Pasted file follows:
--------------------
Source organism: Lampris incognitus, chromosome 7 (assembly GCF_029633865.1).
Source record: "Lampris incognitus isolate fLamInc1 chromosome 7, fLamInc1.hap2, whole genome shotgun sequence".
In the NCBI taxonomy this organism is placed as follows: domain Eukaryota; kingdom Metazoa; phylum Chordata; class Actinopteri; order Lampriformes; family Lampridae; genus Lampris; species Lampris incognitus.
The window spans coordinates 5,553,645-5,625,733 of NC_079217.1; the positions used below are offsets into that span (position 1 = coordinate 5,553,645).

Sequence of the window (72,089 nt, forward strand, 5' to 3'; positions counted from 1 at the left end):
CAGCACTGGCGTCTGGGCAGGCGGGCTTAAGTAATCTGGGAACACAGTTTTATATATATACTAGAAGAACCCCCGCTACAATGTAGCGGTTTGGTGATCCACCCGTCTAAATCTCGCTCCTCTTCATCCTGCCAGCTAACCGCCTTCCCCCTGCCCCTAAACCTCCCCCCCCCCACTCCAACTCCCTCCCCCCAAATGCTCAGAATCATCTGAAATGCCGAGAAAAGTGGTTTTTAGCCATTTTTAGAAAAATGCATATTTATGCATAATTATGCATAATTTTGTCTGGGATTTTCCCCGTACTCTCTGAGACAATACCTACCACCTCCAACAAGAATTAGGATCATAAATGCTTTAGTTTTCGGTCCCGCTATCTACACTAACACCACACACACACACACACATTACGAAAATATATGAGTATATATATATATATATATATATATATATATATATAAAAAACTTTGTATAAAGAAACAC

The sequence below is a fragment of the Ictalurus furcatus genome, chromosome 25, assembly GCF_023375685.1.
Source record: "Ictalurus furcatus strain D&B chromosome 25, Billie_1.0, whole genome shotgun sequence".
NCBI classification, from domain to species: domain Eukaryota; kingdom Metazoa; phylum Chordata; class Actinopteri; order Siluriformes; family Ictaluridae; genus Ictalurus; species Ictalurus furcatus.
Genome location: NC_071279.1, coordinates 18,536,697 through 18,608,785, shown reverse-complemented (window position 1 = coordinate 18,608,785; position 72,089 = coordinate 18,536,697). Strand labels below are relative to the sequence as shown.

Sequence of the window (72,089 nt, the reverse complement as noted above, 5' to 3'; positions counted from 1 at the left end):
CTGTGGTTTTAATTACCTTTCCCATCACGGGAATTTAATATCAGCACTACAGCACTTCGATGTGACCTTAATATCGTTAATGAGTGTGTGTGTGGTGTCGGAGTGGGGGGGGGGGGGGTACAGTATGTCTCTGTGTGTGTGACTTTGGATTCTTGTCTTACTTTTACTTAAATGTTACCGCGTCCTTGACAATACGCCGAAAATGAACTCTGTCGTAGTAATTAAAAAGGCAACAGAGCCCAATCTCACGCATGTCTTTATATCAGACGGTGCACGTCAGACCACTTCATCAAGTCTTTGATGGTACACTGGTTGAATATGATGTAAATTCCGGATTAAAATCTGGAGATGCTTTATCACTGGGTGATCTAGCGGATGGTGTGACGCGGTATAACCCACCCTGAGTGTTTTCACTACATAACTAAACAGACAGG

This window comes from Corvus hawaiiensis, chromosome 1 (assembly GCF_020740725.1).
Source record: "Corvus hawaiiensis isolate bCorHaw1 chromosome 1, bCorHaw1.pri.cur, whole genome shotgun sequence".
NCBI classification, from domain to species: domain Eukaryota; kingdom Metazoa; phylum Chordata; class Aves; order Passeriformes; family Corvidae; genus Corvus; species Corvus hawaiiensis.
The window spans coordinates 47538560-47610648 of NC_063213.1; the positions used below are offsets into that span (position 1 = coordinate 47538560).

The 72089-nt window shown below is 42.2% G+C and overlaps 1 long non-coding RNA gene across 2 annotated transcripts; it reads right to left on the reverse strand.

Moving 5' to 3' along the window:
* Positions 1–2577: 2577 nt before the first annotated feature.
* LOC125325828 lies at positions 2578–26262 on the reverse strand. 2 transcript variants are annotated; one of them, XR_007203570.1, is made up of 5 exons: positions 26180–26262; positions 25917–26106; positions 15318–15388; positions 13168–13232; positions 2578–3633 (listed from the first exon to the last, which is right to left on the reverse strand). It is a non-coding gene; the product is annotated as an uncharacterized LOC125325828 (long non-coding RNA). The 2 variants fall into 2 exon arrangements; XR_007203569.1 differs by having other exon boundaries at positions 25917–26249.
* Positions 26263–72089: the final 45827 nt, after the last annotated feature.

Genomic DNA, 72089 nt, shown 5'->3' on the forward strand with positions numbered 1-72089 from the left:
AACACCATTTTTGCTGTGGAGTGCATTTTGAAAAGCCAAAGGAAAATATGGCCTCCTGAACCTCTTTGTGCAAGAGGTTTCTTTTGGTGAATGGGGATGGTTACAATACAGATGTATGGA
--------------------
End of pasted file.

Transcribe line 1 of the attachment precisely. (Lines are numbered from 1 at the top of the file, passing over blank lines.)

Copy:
Source organism: Lampris incognitus, chromosome 7 (assembly GCF_029633865.1).